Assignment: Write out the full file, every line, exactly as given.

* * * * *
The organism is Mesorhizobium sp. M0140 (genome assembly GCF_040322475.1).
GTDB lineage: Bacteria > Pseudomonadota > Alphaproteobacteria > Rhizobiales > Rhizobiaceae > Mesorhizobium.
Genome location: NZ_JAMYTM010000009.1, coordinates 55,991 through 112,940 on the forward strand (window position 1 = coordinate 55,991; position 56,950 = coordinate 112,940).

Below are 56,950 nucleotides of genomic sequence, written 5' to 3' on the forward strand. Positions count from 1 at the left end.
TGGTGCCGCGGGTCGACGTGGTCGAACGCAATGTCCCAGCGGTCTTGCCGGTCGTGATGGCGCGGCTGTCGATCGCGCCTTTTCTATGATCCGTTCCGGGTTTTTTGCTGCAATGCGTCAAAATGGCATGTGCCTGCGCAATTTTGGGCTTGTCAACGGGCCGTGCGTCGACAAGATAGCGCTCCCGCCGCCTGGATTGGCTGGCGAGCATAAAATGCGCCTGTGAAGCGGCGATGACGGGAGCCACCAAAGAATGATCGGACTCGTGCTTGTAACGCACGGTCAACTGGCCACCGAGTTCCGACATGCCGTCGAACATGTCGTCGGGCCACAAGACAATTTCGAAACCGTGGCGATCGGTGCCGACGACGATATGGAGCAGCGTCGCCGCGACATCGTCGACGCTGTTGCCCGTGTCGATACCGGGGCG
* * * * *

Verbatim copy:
The organism is Mesorhizobium sp. M0140 (genome assembly GCF_040322475.1).
GTDB lineage: Bacteria > Pseudomonadota > Alphaproteobacteria > Rhizobiales > Rhizobiaceae > Mesorhizobium.
Genome location: NZ_JAMYTM010000009.1, coordinates 55,991 through 112,940 on the forward strand (window position 1 = coordinate 55,991; position 56,950 = coordinate 112,940).

Below are 56,950 nucleotides of genomic sequence, written 5' to 3' on the forward strand. Positions count from 1 at the left end.
TGGTGCCGCGGGTCGACGTGGTCGAACGCAATGTCCCAGCGGTCTTGCCGGTCGTGATGGCGCGGCTGTCGATCGCGCCTTTTCTATGATCCGTTCCGGGTTTTTTGCTGCAATGCGTCAAAATGGCATGTGCCTGCGCAATTTTGGGCTTGTCAACGGGCCGTGCGTCGACAAGATAGCGCTCCCGCCGCCTGGATTGGCTGGCGAGCATAAAATGCGCCTGTGAAGCGGCGATGACGGGAGCCACCAAAGAATGATCGGACTCGTGCTTGTAACGCACGGTCAACTGGCCACCGAGTTCCGACATGCCGTCGAACATGTCGTCGGGCCACAAGACAATTTCGAAACCGTGGCGATCGGTGCCGACGACGATATGGAGCAGCGTCGCCGCGACATCGTCGACGCTGTTGCCCGTGTCGATACCGGGGCG